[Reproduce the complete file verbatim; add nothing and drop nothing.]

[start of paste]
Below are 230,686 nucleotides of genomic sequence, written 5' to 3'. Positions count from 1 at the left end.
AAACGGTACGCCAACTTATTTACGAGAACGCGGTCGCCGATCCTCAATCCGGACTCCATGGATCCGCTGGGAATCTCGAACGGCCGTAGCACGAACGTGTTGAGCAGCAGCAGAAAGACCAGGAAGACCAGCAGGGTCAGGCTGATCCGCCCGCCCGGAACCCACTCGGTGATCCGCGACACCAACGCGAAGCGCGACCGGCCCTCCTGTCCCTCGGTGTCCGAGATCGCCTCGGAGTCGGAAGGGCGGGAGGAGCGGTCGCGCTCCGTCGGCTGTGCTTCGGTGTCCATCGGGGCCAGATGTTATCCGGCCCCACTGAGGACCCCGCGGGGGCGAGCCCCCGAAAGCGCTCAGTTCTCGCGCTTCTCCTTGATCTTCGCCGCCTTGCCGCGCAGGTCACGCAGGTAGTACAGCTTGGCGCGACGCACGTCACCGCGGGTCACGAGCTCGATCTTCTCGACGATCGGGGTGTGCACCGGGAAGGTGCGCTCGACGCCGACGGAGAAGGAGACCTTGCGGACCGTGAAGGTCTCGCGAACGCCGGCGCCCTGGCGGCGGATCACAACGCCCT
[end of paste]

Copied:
Below are 230,686 nucleotides of genomic sequence, written 5' to 3'. Positions count from 1 at the left end.
AAACGGTACGCCAACTTATTTACGAGAACGCGGTCGCCGATCCTCAATCCGGACTCCATGGATCCGCTGGGAATCTCGAACGGCCGTAGCACGAACGTGTTGAGCAGCAGCAGAAAGACCAGGAAGACCAGCAGGGTCAGGCTGATCCGCCCGCCCGGAACCCACTCGGTGATCCGCGACACCAACGCGAAGCGCGACCGGCCCTCCTGTCCCTCGGTGTCCGAGATCGCCTCGGAGTCGGAAGGGCGGGAGGAGCGGTCGCGCTCCGTCGGCTGTGCTTCGGTGTCCATCGGGGCCAGATGTTATCCGGCCCCACTGAGGACCCCGCGGGGGCGAGCCCCCGAAAGCGCTCAGTTCTCGCGCTTCTCCTTGATCTTCGCCGCCTTGCCGCGCAGGTCACGCAGGTAGTACAGCTTGGCGCGACGCACGTCACCGCGGGTCACGAGCTCGATCTTCTCGACGATCGGGGTGTGCACCGGGAAGGTGCGCTCGACGCCGACGGAGAAGGAGACCTTGCGGACCGTGAAGGTCTCGCGAACGCCGGCGCCCTGGCGGCGGATCACAACGCCCT